MD, PhD, FMedSci, FSB, FRCP, FRCPEd

massage

On this blog, I have repeatedly pleaded for a change of the 2010 NICE guidelines for low back pain (LBP). My reason was that it had become quite clear that their recommendation to use spinal manipulation and acupuncture for recurrent LBP was no longer supported by sound evidence.

Two years ago, a systematic review (authored by a chiropractor and published in a chiro-journal) concluded that “there is no conclusive evidence that clearly favours spinal manipulation or exercise as more effective in treatment of CLBP.” A the time, I wrote a blog explaining that “whenever two treatments are equally effective (or, in this case, perhaps equally ineffective?), we must consider other important criteria such as safety and cost. Regular chiropractic care (chiropractors use spinal manipulation on almost every patient, while osteopaths and physiotherapists employ it less frequently)  is neither cheap nor free of serious adverse effects such as strokes; regular exercise has none of these disadvantages. In view of these undeniable facts, it is hard not to come up with anything other than the following recommendation: until new and compelling evidence becomes available, exercise ought to be preferred over spinal manipulation as a treatment of chronic LBP – and consequently consulting a chiropractor should not be the first choice for chronic LBP patients.”

Three years ago, a systematic review of acupuncture for LBP (published in a TCM-journal) concluded that the effect of acupuncture “is likely to be produced by the nonspecific effects of manipulation.” At that time I concluded my blog-post with this question: Should NICE be recommending placebo-treatments and have the tax payer foot the bill? Now NICE have provided an answer.

The new draft guideline by NICE recommends various forms of exercise as the first step in managing low back pain. Massage and manipulation by a physiotherapist should only be used alongside exercise; there is not enough evidence to show they are of benefit when used alone. Moreover, patients should be encouraged to continue with normal activities as far as possible. Crucially, the draft guideline no longer recommends acupuncture for treating low back pain.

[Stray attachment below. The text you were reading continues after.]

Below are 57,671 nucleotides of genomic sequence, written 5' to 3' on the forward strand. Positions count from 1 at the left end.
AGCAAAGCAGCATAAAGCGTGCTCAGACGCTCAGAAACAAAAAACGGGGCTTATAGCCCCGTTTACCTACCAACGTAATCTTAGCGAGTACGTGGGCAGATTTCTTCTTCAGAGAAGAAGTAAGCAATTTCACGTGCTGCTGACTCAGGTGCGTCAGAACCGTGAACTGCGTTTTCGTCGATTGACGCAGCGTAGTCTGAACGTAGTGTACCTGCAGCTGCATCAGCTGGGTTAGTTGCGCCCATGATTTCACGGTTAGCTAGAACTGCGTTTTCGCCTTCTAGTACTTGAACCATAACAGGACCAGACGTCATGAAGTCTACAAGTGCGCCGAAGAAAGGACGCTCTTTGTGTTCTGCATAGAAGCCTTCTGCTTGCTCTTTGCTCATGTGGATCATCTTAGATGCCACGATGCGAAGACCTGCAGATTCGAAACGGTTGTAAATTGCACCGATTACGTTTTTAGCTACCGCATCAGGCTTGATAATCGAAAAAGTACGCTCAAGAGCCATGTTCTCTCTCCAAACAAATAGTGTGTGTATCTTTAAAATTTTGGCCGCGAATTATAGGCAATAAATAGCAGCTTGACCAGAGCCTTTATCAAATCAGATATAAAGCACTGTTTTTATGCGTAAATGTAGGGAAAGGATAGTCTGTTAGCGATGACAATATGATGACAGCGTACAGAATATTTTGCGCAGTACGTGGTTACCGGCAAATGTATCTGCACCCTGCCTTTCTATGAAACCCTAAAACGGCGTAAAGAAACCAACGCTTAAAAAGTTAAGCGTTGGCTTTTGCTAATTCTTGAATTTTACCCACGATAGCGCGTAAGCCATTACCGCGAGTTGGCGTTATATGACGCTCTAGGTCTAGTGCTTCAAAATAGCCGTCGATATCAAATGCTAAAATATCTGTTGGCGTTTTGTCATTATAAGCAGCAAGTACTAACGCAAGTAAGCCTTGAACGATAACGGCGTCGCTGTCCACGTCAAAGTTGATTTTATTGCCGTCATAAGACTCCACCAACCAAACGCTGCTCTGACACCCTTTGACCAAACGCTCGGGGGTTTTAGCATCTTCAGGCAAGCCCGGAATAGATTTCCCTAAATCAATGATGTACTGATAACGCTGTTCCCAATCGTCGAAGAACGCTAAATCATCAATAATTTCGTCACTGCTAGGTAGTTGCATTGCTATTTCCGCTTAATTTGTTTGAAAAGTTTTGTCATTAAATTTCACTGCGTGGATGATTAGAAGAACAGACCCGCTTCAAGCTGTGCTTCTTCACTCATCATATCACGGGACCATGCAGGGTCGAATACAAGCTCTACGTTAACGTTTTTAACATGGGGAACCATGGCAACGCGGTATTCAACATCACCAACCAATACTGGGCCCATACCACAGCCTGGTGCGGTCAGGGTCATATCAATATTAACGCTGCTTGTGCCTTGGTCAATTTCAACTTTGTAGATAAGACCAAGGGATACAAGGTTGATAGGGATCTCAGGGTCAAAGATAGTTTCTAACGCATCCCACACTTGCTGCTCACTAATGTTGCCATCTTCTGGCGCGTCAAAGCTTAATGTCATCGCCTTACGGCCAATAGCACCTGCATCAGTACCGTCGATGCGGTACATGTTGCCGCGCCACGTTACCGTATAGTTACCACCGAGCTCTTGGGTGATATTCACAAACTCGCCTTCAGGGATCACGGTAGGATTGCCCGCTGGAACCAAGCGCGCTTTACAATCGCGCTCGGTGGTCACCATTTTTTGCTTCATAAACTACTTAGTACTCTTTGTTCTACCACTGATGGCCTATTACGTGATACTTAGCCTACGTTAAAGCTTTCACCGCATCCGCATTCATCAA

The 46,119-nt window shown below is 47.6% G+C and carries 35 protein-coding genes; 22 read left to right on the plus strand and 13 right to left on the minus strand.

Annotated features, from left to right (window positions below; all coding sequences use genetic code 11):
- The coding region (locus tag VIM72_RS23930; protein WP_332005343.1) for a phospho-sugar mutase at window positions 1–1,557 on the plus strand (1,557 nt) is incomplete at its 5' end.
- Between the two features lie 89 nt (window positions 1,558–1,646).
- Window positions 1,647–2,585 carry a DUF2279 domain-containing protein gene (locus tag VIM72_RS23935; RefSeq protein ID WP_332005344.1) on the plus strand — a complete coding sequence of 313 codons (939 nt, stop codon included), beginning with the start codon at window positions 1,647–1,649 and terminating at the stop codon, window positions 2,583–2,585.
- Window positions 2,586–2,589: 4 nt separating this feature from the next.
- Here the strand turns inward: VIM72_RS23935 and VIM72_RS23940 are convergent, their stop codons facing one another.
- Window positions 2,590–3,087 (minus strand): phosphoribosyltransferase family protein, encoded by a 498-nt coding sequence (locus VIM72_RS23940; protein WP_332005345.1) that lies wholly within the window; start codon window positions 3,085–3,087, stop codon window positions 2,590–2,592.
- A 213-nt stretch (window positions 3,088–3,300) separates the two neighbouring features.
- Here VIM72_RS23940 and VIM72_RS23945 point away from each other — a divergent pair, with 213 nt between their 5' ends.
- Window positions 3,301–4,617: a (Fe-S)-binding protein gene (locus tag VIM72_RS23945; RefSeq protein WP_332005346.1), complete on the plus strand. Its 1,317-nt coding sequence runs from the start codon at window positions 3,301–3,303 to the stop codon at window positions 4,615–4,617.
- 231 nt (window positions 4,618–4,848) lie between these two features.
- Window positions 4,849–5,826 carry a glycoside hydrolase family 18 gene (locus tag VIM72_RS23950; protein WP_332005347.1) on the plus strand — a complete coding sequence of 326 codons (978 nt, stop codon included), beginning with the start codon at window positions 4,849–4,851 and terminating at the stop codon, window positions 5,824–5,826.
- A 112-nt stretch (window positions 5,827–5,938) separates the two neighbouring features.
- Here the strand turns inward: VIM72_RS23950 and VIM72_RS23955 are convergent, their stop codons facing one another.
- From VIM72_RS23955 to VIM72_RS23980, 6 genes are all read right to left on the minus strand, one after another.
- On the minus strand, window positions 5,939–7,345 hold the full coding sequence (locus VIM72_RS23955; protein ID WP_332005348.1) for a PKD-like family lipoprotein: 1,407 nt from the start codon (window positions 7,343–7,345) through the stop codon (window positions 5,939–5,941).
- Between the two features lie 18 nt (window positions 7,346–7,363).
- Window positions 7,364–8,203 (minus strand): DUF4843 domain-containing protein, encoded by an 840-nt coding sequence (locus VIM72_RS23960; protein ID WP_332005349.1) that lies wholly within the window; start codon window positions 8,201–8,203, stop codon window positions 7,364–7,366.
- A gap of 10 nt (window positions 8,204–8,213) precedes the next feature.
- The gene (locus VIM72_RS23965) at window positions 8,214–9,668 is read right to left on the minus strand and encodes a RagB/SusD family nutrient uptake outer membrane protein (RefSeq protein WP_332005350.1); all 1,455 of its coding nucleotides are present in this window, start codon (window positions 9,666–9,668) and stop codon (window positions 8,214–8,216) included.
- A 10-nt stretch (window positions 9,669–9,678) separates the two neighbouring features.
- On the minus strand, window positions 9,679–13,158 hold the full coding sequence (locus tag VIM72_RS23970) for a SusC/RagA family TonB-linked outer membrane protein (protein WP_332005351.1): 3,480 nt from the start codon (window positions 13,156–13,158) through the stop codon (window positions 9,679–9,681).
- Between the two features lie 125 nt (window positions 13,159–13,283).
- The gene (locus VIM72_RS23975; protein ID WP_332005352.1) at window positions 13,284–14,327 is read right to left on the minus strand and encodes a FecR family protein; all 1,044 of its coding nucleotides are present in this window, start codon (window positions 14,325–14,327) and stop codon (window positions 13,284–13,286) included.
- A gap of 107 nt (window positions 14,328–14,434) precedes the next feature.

NICE concluded that the evidence shows that acupuncture is not better than sham treatment. Paracetamol on its own is no longer recommended either, instead non-steroidal anti-inflammatory drugs (NSAIDs) such as ibuprofen or aspirin should be tried first. Talking therapies are recommended in combination with physical therapies for patients who had no improvement on previous treatments or who have significant psychological and social barriers to recovery.

Professor Mark Baker, clinical practice director for NICE, was quoted stating “Regrettably there is a lack of convincing evidence of effectiveness for some widely used treatments. For example acupuncture is no longer recommended for managing low back pain with or without sciatica. This is because there is not enough evidence to show that it is more effective than sham treatment.”

Good news for us all, I would say:

  • good news for patients who now hear from an accepted authority what to do when they suffer from LBP,
  • good news for society who does no longer need to spend vast amounts of money on questionable therapies,
  • good news for responsible clinicians who now have clear guidance which they can show and explain to their patients.

Not so good news, I admit, for acupuncturists, chiropractors and osteopaths who just had a major source of their income scrapped. I have tried to find some first reactions from these groups but, for the moment, they seemed to be stunned into silence – nobody seems to have yet objected to the new guideline. Instead, I found a very recent website where chiropractic is not just recommended for LBP therapy but where patients are instructed that, even in the absence of pain, they need to see their chiropractor regularly: “Maintenance chiropractic care is well supported in studies for controlling chronic LBP.”